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ON A RED ROAD: Heading south to Laredo...  Oh, look! A hill!

The Red Roads of Texas
San Marcos to Laredo
Part One of Two Parts
Story & Photos by IRA KENNEDY

Try this. I think it works:   Make plans.  It doesn't matter if you want
to follow through or not.  Sometime near the end of the planning part something will come up to change all those plans for new plans
you hadn't planned on.

How do I know? (Where to begin?)  Well, a few weeks ago the Tourin' Texas route was being carved in soap stone. (Hint. You won't read about it here.) Then I was hired on to take photos for the Texas State Crime Stoppers Convention in Laredo. Next I learned that my oldest son, Dave, was going to be in Fort Worth that same week shooting pics of the golf tournament for Gannet publications.


 

Blancing at my Texas wall map the whole world stopped for a moment just in case I wanted to get off.  Instead, Interstate 35 held my attention like a seed tick.  I was going to traverse nearly the whole state of Texas north to south -- except for the Panhandle which mapmakers lop off and tuck away in the corner where it belongs.
       All together I was pondering over 1,000 miles. 
       With distances like that you'd think that gas was 10 cents a gallon or maybe I owned an oil well.  Naturally that's far from fact.  But you only have one hand to play and that's the one you're holding.
       I hate Interstate highways. And that little patch of I-35 between the Colorado River bridge in Austin and north to Round Rock can't get much worse.   It's near gridlock. Coal miners used to take canaries in cages down into the mines to monitor air.  When the little birdie died they lit out.  Well, I saw road-kill on that stretch of road that had all the marks of a canary.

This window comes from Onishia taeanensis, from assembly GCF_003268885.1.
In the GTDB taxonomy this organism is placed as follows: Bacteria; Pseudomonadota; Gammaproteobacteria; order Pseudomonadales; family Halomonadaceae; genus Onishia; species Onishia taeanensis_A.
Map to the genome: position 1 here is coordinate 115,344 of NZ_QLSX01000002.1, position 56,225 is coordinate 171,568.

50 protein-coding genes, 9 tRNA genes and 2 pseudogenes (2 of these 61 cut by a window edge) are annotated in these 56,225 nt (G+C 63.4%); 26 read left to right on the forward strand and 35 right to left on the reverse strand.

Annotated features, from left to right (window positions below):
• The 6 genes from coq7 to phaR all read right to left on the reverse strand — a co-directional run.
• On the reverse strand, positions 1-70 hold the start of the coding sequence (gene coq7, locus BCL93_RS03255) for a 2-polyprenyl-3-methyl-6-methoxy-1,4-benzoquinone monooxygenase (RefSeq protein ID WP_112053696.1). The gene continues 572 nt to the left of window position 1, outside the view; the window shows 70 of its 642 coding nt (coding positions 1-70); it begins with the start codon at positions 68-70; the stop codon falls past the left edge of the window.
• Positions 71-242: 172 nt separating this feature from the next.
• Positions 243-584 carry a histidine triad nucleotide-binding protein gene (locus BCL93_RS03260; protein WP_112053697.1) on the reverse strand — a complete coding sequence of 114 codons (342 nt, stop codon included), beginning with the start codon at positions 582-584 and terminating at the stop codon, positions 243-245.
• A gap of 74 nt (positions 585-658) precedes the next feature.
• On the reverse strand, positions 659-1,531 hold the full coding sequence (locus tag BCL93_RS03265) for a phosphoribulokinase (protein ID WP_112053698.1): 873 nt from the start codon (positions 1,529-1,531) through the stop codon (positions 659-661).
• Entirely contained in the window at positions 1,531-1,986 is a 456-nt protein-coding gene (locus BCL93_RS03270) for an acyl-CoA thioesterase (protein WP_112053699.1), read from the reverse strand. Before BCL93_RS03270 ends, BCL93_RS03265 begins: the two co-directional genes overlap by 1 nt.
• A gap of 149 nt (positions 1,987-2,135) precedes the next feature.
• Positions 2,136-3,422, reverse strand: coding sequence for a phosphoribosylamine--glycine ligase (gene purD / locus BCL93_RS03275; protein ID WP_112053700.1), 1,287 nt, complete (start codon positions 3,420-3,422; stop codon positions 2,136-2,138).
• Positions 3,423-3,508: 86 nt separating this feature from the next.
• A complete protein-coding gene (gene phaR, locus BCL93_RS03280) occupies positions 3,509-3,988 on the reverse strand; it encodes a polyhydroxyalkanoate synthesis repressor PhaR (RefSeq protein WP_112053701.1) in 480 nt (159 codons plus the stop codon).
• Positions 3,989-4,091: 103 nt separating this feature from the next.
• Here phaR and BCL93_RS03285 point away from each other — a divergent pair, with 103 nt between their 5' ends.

Anyway, I bet you're wondering what "The Red Roads of Texas" has to do with the topic at hand --whatever that is.  According to Native Americans there are two roads in life. The Red Road runs north and south and it's the road of plenty and prosperity.  The Black Road is the one you want to avoid. Reaching east to west it's the path of conflict, destruction and death.  So naturally when the White Man laid tracks for the Iron Horse out west the locals knew no good would come of it.
       I reckon the Indians couldn't imagine a Red Road like I-35. Being fully alive to the situation, I decided to take Hwy 123 south from home to Stockdale, then pick up Hwy 97 to Cotulla.  That way I'd avoid most of the Interstate altogether.   From there it's I-35 to Laredo.  I'd still be on one of The Red Roads of Texas while avoiding the serious maniacs that populate the freeways.
       Besides I could write-up the adventure and accomplish something on my way south..
       Bad decision -- unless you're hiding from the law, this piece of Texas doesn't have much to offer.  
       This is the most  flat, straight, empty, dismal stretch of road yet.  My deep condolences to folks living in those parts.  I couldn't even get a radio station most of the time. And when I finally did it was all in Spanish.  Sadly, I know just enough Spanish to get me into trouble, but not near enough to talk my way back out.
       You'd think I'd be kinda excited just knowing that after Laredo I'd get to explore over 400 miles of I-35.  Oh, joy! Oh, rupture!
       Being light in the wallet at the time I studied my Roads of Texas map searching for a solution to my dilemma.  That's when I noticed Lake Casa Blanca which turned out to the the location of an International State Park.   I couldn't remember the last time I was camping -- probably a decade ago.  Truth be told, I can't remember the last time I did most things.  I mean, do you ever remember saying, "Well, that's the last time I'm doing that."? 
       Okay, maybe you do. And maybe I used to.  Memory is a slippery slope as time passes...  I don't mind aging, it just growing old that's
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       That's right!  The trip.

PAGE 1:  HEADIN' OUT  /   PAGE 2: HWY 97
PAGE 3:  THE CAMPSITE  /  PAGE 4:  LAREDO  /  MAP


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